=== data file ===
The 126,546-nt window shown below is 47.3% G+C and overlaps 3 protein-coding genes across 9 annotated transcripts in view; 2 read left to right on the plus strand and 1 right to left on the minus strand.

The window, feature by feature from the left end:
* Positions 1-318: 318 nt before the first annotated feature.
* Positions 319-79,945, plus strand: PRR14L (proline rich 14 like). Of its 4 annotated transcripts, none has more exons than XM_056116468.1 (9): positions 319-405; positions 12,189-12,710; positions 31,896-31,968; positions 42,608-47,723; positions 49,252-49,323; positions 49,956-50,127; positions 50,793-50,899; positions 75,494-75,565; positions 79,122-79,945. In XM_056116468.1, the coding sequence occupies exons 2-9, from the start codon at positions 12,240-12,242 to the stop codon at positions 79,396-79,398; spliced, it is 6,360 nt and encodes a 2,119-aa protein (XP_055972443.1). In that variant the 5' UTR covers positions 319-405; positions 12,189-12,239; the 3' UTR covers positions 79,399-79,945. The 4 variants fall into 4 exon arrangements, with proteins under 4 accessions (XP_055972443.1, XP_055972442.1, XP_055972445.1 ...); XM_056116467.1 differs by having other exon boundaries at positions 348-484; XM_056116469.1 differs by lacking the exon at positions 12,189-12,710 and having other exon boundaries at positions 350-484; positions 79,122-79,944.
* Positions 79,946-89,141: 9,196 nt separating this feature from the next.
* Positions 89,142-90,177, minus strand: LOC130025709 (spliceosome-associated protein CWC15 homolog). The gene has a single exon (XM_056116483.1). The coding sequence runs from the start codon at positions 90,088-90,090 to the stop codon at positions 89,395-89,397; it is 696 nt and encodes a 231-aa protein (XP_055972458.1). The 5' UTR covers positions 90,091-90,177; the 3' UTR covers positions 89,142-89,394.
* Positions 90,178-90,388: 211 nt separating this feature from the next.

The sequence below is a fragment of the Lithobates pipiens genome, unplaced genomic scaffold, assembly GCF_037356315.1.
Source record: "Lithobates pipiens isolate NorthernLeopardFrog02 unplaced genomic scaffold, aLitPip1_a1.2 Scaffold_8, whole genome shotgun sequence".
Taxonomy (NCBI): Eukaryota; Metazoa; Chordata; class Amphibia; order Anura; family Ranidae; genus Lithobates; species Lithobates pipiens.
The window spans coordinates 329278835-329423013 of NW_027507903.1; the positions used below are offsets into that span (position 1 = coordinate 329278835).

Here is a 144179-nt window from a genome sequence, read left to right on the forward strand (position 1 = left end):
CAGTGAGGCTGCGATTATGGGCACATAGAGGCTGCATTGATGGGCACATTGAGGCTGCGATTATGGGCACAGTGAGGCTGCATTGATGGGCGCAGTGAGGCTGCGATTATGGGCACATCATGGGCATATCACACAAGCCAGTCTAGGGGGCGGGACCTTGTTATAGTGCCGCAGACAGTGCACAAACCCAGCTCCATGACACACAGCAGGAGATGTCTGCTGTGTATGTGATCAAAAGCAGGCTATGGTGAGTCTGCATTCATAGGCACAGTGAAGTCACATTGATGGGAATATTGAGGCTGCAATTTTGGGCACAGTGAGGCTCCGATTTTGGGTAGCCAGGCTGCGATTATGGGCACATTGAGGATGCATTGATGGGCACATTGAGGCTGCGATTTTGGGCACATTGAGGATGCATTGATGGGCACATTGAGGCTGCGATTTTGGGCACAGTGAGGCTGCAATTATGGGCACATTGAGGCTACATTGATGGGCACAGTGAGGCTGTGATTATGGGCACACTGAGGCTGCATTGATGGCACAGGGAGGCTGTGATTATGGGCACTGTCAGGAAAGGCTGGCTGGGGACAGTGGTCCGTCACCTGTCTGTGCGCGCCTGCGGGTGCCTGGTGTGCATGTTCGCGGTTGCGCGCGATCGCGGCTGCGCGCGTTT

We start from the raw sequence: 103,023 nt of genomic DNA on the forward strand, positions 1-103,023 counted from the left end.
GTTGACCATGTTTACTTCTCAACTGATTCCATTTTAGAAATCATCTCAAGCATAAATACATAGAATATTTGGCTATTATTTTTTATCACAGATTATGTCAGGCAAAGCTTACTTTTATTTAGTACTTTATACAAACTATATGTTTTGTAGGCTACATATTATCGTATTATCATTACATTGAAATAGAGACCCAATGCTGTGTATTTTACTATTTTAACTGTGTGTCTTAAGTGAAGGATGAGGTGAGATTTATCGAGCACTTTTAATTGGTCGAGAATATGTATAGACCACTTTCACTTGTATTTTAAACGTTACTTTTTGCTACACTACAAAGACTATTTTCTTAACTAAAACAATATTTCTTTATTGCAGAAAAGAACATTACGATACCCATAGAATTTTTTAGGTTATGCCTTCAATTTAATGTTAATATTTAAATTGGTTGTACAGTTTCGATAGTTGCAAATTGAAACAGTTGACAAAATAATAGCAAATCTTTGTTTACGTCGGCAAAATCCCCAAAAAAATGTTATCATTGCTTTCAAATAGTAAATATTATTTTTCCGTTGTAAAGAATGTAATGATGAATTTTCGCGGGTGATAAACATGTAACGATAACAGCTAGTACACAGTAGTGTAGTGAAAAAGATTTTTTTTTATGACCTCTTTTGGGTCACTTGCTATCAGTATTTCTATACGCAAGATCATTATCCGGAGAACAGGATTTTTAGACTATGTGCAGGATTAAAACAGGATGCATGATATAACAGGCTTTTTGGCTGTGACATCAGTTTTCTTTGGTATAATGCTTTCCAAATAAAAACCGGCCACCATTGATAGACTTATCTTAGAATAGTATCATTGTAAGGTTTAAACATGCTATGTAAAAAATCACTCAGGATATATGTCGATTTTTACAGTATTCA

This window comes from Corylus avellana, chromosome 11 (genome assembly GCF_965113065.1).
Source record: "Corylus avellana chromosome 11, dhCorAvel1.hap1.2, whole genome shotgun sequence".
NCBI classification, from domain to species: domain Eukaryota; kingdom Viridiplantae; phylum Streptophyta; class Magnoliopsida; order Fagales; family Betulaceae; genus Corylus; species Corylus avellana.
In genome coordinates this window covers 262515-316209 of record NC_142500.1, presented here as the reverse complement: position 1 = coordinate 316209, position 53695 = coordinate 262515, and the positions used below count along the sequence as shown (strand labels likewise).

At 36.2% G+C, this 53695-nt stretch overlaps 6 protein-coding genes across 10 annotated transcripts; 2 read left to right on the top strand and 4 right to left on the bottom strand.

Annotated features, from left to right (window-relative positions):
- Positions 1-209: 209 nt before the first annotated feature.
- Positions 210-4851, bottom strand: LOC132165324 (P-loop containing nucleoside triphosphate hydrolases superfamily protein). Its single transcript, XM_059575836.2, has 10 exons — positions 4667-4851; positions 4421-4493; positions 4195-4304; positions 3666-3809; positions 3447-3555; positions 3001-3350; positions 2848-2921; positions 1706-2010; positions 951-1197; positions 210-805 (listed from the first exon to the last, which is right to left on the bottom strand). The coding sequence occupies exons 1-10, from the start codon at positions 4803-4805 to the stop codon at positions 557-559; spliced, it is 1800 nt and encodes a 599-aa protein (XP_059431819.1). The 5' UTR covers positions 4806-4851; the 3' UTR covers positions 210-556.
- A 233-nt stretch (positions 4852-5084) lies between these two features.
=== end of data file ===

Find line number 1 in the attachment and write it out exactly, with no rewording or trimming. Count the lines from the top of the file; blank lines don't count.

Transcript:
The 126,546-nt window shown below is 47.3% G+C and overlaps 3 protein-coding genes across 9 annotated transcripts in view; 2 read left to right on the plus strand and 1 right to left on the minus strand.